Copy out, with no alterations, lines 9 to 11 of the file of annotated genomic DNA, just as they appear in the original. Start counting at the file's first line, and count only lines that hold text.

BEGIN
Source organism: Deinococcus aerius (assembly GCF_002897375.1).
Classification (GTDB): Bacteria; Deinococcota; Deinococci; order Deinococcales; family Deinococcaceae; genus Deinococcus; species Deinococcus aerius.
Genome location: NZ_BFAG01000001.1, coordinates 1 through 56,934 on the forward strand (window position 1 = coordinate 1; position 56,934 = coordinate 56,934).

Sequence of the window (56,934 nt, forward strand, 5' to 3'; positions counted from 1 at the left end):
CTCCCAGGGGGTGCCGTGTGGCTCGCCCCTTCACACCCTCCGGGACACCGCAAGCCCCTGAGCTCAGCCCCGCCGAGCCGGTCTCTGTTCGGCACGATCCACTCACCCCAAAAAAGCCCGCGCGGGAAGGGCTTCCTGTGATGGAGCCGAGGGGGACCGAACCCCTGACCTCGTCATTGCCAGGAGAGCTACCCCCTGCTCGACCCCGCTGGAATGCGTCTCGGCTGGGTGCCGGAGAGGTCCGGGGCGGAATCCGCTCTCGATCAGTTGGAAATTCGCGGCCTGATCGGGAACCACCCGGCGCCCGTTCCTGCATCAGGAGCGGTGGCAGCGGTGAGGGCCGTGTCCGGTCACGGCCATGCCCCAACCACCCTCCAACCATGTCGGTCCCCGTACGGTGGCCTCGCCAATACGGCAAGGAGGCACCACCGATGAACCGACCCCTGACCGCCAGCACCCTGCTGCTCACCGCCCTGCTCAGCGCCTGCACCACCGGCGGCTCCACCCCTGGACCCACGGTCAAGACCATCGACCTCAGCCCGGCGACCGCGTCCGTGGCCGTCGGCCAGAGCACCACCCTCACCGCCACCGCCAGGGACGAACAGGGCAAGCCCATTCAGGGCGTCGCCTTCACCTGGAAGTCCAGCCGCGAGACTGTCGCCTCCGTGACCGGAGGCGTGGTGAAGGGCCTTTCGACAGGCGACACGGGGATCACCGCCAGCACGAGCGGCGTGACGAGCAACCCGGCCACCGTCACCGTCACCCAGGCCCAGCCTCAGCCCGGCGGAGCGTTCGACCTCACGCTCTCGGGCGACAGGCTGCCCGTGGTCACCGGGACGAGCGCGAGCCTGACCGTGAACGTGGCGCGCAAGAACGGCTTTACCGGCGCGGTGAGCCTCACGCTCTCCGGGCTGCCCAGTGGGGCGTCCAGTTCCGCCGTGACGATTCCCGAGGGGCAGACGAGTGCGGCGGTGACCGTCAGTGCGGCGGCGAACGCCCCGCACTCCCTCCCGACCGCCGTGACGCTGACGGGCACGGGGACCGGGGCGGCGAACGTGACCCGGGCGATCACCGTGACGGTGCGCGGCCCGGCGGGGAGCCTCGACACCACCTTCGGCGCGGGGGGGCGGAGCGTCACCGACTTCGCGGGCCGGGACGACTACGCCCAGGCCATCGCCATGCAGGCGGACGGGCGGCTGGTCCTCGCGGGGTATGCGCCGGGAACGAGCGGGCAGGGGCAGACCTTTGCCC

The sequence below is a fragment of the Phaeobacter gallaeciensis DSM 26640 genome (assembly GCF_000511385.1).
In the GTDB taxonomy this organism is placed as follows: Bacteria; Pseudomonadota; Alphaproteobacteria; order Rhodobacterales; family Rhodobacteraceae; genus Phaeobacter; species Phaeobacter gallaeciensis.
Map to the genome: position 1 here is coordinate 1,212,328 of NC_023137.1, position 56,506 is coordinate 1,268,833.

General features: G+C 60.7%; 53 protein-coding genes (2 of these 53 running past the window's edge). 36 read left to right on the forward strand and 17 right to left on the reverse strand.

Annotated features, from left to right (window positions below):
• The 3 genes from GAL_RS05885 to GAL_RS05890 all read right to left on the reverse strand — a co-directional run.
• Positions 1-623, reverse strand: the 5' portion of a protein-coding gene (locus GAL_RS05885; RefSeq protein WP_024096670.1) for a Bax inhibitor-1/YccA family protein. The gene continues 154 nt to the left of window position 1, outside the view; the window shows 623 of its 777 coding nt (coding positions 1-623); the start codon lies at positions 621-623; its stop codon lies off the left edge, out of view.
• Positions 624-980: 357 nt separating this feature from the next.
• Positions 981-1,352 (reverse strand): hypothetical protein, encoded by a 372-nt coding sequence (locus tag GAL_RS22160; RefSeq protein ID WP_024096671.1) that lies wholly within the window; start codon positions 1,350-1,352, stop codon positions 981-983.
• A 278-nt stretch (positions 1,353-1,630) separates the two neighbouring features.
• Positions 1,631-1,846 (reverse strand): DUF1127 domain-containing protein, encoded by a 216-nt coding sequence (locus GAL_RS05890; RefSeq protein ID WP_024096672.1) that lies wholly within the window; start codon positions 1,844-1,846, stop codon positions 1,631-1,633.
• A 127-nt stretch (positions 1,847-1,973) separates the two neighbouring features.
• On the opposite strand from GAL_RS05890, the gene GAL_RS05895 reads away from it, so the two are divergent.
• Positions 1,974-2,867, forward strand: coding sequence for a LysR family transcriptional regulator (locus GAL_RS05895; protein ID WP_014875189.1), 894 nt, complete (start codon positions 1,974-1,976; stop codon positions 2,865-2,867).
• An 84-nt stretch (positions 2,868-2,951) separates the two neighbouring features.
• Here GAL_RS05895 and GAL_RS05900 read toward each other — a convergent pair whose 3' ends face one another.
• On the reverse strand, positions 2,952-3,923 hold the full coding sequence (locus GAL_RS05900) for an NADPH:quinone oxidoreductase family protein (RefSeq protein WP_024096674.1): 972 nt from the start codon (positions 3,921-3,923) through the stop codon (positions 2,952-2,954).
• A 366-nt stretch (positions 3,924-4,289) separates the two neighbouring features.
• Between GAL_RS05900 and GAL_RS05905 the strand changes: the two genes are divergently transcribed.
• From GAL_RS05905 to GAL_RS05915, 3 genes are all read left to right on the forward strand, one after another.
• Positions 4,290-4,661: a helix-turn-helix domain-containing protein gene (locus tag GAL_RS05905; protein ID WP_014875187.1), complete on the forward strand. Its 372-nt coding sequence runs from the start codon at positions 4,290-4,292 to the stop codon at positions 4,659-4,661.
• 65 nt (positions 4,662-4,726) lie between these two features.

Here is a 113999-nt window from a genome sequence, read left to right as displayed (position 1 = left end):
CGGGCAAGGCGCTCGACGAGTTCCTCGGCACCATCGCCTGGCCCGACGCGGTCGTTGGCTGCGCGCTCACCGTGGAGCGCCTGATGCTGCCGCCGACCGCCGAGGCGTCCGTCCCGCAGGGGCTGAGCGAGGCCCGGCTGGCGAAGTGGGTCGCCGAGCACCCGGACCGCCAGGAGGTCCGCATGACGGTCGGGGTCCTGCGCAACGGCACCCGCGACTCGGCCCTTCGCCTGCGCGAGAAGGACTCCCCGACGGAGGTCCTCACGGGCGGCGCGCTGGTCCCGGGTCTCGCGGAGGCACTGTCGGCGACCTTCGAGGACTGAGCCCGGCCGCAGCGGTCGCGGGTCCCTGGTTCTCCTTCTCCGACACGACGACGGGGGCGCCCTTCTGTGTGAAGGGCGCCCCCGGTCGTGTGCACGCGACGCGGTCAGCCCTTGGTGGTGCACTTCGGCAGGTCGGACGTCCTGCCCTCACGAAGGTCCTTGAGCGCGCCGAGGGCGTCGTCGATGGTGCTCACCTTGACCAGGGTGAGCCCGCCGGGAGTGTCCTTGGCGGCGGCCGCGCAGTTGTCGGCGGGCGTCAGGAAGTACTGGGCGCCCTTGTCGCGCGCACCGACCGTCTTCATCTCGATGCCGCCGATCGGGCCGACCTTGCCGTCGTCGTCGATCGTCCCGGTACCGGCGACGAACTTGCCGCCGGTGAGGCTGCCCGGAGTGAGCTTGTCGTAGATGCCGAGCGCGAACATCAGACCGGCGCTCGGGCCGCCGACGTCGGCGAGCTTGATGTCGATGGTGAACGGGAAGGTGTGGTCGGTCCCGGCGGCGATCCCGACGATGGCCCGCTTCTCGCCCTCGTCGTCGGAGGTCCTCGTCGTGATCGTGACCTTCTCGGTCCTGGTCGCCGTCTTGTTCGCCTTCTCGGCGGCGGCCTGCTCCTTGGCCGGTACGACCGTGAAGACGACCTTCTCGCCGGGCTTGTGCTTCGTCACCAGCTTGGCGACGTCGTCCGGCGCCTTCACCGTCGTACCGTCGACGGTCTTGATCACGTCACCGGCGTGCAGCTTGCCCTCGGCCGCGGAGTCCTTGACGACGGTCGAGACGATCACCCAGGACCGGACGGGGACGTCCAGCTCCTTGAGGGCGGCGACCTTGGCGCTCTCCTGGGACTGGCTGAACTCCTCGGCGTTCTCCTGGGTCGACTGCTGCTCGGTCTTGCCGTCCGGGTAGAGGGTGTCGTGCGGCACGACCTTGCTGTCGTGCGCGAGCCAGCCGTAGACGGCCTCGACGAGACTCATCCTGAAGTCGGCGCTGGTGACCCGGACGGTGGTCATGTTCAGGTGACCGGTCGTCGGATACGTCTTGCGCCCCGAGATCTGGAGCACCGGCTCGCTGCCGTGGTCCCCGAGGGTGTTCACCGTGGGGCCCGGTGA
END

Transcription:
General features: G+C 60.7%; 53 protein-coding genes (2 of these 53 running past the window's edge). 36 read left to right on the forward strand and 17 right to left on the reverse strand.

Annotated features, from left to right (window positions below):
• The 3 genes from GAL_RS05885 to GAL_RS05890 all read right to left on the reverse strand — a co-directional run.